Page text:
âImagine it,' his father said. âThe two of us living here, by the water's edge. Just imagine!'
âI'm trying,' the son said.
âWouldn't it be great?'
âAmazing,' the son said.
âThere's a deal,' the father said. âThe company are offering an amazing deal. Discounts. No money down. We could live here, if you wanted. We really could.'
The son looked at his father, the way he gripped the artist's impression.
âI'd love that,' he said.
âI wanted to check. I wanted to be sure,' he said. âBecause you said you liked the school. But I just wanted to be sure. Honestly, these are the best houses I've ever seen. En-suite bathroom. Good-sized gardens. Look at them. Imagine living in one of those. Look at that view!'
He grabbed the boy into a clinch. The boy could hear his father's heart. His father laughed. He laughed all the way home, even when a summer squall quickly drenched them. They stopped off at a pub and drip-dried in the canopied beer garden.
âThis'll be our local,' he said. âWe'll come here and you can have your first pint. Legal pint, that is. Then we'll walk home. Maybe we could start fishing. Night fishing. A camping stove. A tent to sleep in.'
âThat sounds great,' he said to his father. âJust great.'
When they got home, his father tacked the artist's impression to the kitchen wall. It overlooked them as they sat at the table, each imagining the future as they ate breakfasts and dinners.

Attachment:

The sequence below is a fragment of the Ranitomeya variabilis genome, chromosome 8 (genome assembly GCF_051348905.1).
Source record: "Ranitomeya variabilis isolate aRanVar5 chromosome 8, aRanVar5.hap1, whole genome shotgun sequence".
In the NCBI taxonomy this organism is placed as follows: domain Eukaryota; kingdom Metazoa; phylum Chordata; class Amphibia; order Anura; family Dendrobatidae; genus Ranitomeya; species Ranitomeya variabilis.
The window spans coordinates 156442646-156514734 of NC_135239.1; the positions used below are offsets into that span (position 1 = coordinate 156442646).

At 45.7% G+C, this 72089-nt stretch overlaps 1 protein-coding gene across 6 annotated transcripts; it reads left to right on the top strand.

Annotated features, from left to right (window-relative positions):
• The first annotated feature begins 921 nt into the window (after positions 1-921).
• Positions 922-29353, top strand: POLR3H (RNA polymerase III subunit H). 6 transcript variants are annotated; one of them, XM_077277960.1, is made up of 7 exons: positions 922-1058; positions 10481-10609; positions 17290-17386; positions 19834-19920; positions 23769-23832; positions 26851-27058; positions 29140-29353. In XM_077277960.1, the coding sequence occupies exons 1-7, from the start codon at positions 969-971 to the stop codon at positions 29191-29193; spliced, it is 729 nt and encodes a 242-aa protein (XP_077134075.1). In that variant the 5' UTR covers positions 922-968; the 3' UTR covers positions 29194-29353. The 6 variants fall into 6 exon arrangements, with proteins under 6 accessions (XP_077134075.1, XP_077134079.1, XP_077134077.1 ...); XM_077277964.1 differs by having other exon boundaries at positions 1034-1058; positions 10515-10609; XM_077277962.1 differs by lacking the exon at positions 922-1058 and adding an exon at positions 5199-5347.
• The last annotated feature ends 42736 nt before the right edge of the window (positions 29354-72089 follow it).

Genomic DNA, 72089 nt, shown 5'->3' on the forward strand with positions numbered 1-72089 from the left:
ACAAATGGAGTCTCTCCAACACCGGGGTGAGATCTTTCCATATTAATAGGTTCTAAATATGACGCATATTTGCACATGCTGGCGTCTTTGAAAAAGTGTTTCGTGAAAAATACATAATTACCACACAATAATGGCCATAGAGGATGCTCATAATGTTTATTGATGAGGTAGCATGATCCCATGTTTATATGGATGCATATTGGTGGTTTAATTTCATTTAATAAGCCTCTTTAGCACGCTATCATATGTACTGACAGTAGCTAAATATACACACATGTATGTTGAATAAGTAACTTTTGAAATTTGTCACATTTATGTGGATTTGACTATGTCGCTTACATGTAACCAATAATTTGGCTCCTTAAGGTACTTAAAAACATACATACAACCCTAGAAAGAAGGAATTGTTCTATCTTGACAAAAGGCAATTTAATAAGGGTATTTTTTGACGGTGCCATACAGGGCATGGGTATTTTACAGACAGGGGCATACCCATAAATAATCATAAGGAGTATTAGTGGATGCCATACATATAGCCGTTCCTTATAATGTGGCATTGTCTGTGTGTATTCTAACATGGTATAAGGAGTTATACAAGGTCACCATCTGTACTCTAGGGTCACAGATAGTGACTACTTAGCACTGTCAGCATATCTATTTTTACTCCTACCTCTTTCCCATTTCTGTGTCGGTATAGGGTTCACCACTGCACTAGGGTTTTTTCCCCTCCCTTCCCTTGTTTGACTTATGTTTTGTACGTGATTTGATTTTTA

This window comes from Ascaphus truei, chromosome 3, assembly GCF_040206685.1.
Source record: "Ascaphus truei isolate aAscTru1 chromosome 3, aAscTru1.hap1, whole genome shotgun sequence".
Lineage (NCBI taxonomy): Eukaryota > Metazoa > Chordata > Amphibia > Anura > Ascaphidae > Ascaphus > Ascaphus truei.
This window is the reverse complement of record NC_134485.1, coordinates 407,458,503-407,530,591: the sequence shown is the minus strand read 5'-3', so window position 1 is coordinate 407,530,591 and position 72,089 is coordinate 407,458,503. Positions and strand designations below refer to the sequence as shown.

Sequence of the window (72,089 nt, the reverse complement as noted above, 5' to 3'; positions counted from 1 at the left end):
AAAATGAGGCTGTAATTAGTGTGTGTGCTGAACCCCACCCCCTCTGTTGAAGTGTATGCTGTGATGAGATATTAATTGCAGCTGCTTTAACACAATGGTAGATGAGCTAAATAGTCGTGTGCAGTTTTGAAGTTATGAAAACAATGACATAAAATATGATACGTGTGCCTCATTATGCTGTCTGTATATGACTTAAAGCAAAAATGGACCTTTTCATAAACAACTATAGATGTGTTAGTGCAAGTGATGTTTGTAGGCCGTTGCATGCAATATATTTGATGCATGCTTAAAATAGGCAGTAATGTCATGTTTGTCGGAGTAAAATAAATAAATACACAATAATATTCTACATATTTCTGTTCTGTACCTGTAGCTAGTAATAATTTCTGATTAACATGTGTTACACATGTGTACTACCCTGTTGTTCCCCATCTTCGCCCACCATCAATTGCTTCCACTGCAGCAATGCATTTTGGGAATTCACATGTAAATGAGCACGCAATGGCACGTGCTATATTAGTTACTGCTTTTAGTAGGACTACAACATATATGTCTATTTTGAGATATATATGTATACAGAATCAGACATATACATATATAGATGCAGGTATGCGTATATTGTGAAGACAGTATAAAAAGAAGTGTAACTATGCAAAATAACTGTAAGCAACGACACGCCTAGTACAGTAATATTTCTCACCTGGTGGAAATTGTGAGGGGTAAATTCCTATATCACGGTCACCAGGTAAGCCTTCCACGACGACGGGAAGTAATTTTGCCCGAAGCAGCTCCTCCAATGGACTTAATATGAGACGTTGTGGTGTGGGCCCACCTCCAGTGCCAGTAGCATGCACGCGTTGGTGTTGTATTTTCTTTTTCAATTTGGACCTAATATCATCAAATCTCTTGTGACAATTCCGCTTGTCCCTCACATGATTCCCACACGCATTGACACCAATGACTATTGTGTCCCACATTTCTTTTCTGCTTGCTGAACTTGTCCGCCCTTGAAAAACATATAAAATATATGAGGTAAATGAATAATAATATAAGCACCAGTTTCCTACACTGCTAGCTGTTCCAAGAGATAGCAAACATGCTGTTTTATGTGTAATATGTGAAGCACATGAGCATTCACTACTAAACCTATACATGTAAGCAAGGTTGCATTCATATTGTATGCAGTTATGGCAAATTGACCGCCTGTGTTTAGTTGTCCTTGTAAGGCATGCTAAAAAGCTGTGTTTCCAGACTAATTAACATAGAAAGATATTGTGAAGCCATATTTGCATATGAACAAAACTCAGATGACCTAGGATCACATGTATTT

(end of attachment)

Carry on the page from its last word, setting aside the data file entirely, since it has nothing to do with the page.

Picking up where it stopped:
The morning after the foreman had closed the site, his
father stared at the stock images, eating cereal without concentration; drops of milk on the grey of his stubble.
âI lost track of time,' his father said, still looking at the wall. âI'm so sorry.'
âIt's not. I should have called.'
He looked at the boy, saw his own young face. Shorter hair on the boy than him, though; run through with clippers.
His father got up from the table and placed his bowl in the sink.
âWhat did you get up to yesterday?' he said.
âUp to the rec,' his son said. âWe played football. It was like eighteen-a-side at one point. Some kid chipped his tooth and there was a bit of a fight. Jordan and me, we went down the town too. Sat in the park, watched the world go by.'
âThe girls go by?'
The boy said nothing. A bow of the head.
âToday?' his father asked.
âJordan and me might go watch a film. There's a whole load of us going.'